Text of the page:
Britain conquered Burma over a period of 62 years (1824-1886) and incorporated it into its Indian Empire. Burma was administered as a province of India until 1937 when it became a separate, self-governing colony; independence from the Commonwealth was attained in 1948. Gen. NE WIN dominated the government from 1962 to 1988, first as military ruler, then as self-appointed president, and later as political kingpin. Despite multiparty legislative elections in 1990 that resulted in the main opposition party – the National League for Democracy (NLD) – winning a landslide victory, the ruling junta refused to hand over power

Location: South-eastern Asia, bordering the Andaman Sea and the Bay of Bengal, between Bangladesh and Thailand
Geographic coordinates: 22 00 N, 98 00 E
Population: 54,584,650 (July 2012 est.)

note: estimates for this country take into account the effects of excess mortality due to AIDS; this can result in lower life expectancy, higher infant mortality, higher death rates, lower population growth rates, and changes in the distribution of population by age and sex than would otherwise be expected (July 2008 est.)

Age structure: 0-14 years:  27.5% (male 7,560,859/female 7,278,652)

15-64 years: 67.5% (male 18,099,707/female 18,342,696)

65 years and over: 5% (male 1,184,291/female 1,533,599) (2011 est.)

Country name: conventional long form: Union of Burma

conventional short form: Burma

local long form: Pyidaungzu Myanma Naingngandaw (translated by the US Government as Union of Myanma and by the Burmese as Union of Myanmar)

local short form: Myanma Naingngandaw

former: Socialist Republic of the Union of Burma

note: since 1989 the military authorities in Burma have promoted the name Myanmar as a conventional name for their state; this decision was not approved by any sitting legislature in Burma, and the US Government did not adopt the name, which is a derivative of the Burmese short-form name Myanma Naingngandaw

Government type: military junta
Telephones – main lines in use: 521,100 (2011)
Telephones – mobile cellular: 1.244 million (2011)
Airports: 74 (2012)
Airports – with paved runways: total: 36

over 3,047 m: 12

2,438 to 3,047 m: 11

1,524 to 2,437 m: 12

under 914 m: 1 (2012)

Military branches: Myanmar Armed Forces (Tatmadaw): Army, Navy, Air Force (Tatmadaw Lay) (2011)
Military service age and obligation: 18-35 years of age (men) and 18-27 years of age (women) for compulsory military service; service obligation 2 years; male (ages 18-45) and female (ages 18-35) professionals (including doctors, engineers, mechanics) serve up to 3 years; service terms may be extended to 5 years in an officially declared emergency; forced conscription of children, although officially prohibited, reportedly continues; on 27 June 2012, the regime signed a Joint Action Plan on prevention of child recruitment (2012)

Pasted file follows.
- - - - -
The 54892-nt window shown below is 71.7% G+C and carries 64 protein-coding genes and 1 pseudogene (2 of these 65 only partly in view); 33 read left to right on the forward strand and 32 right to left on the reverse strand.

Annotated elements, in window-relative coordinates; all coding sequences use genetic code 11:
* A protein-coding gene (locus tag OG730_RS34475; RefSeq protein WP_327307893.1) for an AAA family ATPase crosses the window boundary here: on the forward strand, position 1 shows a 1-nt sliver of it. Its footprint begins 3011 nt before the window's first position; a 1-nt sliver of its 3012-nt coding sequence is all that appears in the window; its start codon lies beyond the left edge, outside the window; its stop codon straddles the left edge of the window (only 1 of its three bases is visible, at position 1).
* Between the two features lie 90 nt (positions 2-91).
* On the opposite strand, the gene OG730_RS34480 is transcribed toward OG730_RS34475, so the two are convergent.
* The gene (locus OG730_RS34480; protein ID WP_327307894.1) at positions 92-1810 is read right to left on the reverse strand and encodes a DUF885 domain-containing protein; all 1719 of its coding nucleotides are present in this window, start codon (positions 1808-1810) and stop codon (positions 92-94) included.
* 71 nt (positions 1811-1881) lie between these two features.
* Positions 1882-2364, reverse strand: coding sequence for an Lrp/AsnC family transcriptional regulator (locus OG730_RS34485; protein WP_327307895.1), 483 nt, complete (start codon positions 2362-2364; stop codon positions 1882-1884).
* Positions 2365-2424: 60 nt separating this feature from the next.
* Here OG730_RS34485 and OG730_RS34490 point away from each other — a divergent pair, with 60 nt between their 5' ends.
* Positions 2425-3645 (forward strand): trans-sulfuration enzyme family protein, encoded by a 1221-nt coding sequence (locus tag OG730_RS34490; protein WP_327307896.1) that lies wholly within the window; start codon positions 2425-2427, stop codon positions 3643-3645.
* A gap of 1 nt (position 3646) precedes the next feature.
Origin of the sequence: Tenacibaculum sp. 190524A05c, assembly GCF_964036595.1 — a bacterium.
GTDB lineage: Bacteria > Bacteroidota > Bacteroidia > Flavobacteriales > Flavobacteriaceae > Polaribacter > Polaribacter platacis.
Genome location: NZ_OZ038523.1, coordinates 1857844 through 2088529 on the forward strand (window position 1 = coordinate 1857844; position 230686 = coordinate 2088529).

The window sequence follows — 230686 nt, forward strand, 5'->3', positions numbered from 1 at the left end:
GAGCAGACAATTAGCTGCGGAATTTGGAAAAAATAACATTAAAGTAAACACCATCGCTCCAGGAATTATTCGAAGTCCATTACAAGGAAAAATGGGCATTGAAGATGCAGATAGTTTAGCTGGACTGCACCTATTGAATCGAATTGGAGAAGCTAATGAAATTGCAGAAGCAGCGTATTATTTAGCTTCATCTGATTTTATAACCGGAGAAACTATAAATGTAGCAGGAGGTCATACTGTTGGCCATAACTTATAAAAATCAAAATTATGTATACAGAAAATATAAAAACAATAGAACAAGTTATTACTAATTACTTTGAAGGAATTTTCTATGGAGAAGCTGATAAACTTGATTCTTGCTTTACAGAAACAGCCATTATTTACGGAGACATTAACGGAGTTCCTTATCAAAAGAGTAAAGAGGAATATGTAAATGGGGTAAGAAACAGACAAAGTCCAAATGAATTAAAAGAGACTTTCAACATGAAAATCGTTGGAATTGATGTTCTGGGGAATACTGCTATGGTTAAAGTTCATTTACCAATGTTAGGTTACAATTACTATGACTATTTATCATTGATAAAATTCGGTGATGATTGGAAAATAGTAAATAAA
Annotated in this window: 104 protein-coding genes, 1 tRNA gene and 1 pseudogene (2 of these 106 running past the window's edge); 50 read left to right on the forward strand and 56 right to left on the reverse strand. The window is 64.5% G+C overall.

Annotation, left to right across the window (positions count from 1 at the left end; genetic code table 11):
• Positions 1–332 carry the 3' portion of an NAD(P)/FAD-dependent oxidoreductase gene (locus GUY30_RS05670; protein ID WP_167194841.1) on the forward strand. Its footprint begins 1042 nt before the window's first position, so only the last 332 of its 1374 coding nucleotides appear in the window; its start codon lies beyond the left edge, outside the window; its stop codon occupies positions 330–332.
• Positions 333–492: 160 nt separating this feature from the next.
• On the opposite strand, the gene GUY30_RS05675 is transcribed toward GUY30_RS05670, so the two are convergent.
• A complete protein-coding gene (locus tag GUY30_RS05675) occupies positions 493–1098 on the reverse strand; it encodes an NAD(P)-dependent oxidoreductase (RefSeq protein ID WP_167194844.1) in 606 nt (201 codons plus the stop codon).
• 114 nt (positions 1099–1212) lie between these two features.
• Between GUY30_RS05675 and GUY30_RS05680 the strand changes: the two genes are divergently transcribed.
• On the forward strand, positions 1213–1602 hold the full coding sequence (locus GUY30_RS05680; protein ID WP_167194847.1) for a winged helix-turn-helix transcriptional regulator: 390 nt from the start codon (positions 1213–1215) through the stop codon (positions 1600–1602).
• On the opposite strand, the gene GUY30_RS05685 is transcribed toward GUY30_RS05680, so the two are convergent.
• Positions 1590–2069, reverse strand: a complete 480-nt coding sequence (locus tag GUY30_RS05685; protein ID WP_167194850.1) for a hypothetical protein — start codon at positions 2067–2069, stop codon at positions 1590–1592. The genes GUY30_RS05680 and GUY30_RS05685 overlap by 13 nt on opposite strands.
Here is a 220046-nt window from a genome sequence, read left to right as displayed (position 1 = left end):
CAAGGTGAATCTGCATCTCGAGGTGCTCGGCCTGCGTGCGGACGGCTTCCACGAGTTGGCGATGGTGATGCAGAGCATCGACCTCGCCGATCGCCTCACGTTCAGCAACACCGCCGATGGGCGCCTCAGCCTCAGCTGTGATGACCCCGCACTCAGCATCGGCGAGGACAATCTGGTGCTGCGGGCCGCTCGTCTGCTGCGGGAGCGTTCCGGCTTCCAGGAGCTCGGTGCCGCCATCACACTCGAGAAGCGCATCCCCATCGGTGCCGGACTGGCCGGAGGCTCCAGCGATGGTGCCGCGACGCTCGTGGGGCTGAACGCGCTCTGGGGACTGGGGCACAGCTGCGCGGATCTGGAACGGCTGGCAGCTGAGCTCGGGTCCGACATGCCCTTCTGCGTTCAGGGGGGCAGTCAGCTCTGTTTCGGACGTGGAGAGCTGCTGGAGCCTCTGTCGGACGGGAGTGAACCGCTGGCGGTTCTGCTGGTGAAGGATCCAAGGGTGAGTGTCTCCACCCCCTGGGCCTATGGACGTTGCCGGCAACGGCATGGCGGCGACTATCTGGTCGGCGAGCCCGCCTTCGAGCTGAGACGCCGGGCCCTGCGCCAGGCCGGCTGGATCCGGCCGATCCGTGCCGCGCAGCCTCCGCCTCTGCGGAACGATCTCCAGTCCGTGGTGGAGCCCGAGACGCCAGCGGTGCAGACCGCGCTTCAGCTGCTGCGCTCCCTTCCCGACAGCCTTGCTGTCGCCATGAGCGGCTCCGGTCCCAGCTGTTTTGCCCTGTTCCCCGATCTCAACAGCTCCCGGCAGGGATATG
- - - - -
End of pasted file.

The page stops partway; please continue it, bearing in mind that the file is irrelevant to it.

Burma, a resource-rich country, suffers from pervasive government controls, inefficient economic policies, and rural poverty. The junta took steps in the early 1990s to liberalize the economy after decades of failure under the “Burmese Way to Socialism,” but those efforts stalled, and some of the liberalization measures were rescinded. Despite Burma’s increasing oil and gas revenue, socio-economic conditions have deteriorated due to the regime’s mismanagement of the economy.


Lacking monetary or fiscal stability, the economy suffers from serious macroeconomic imbalances – including rising inflation, fiscal deficits, multiple official exchange rates that overvalue the Burmese kyat, a distorted interest rate regime, unreliable statistics, and an inability to reconcile national accounts to determine a realistic GDP figure. Most overseas development assistance ceased after the junta began to suppress the democracy movement in 1988 and subsequently refused to honour the results of the 1990 legislative elections.

Transnational Issues:Over half of Burma’s population consists of diverse ethnic groups who have substantial numbers of kin in neighbouring countries; Thailand must deal with Karen and other ethnic rebels, illegal cross-border activities, Karen and other refugees, and asylum seekers from Burma; Thailand is studying the feasibility of jointly constructing the Hatgyi Dam on the Salween River near the border with Burma; in 2004, international environmentalist pressure prompted China to halt construction of 13 dams on the Salween River which flows through China, Burma, and Thailand; India seeks cooperation from Burma to keep Indian Nagaland separatists, such as the United Liberation Front of Assam, from hiding in remote Burmese Uplands; Burmese Rohingya Muslim refugees reside in two camps in Bangladesh.